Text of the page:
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When the camera pulls back, it’s clear why her bikini beach photo is going viral: she looks stunning.

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Aimee Copeland, then 24 years old, was enrolled as a graduate student at The University of Georgia in 2012.

She made the decision to take some time off that year to enjoy the last few weeks of high school with her closest friends before she graduated.

To zipline across the water of a tiny lake, they organized a trip there. The daring crew was ready to try it out right now.

Aimee had no idea at the time how profoundly her life would change. While whizzing down a long, stretched wire, one may take in the gorgeous countryside below. In most situations, doing so is extremely safe.

But when it was Aimee’s turn, everything went terribly wrong. Aimee fell quickly in the direction of the cliff’s edge as the cable broke. That day, she underwent an arm amputation.

After being transferred to the hospital, Aimee’s suffering continued. The doctors discovered that the situation was far worse. Because flesh-eating germs had entered the wound, the 24-year-old was in grave danger.

After the accident, the bacterium Aeromonas hydrophila infiltrated a deep wound on her leg, causing necrotizing fasciitis, sometimes known as flesh-eating illness.

Aimee was able to control her disease after 11 surgeries and arduous rehabilitation, but she was left with no use of either of her hands or of either of her legs.

Four years after the disaster, this image of the warrior was motivating a lot of people on social media. Aimee adjusted to her new life gradually but steadily.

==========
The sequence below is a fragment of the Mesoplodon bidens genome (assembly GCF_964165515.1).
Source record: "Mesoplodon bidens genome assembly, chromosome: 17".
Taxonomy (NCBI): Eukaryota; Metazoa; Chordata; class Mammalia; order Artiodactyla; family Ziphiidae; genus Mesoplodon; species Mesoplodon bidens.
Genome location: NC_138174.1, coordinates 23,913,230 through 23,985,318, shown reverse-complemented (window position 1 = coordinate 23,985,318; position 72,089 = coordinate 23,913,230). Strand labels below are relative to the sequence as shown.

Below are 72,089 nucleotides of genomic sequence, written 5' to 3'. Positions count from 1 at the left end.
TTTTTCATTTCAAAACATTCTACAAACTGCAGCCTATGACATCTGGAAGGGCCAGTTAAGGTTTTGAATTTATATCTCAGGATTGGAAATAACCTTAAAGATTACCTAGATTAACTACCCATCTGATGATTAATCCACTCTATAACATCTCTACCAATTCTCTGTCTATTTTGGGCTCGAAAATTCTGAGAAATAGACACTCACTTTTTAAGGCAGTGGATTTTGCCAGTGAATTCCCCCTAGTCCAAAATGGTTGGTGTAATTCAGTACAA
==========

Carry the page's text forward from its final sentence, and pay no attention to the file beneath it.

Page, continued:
Aimee is boldly displaying her scars and amputations while bathing in a bikini on the beach.

She fessed up, “It has taken me a very long time to accept and embrace my new body.” We each have a special design, so our distinctive flaws have enormous value. People are distinctive in part because of their scars and skin grafts. The materials themselves are less significant than how you use them.

Aimee Copeland continues to advocate for the rights of people with disabilities and amputees in 2023, motivating others through her social media posts and public appearances.

Aimee is working on her psychology doctorate at UWG in addition to her advocacy activities.

View this video to learn more if you’re interested:

You are such a courageous and powerful woman, Aimee! Each and every one of us is undoubtedly inspired by you. If you think Aimee is extraordinarily brave, please share this article with your friends and family on Facebook right away.

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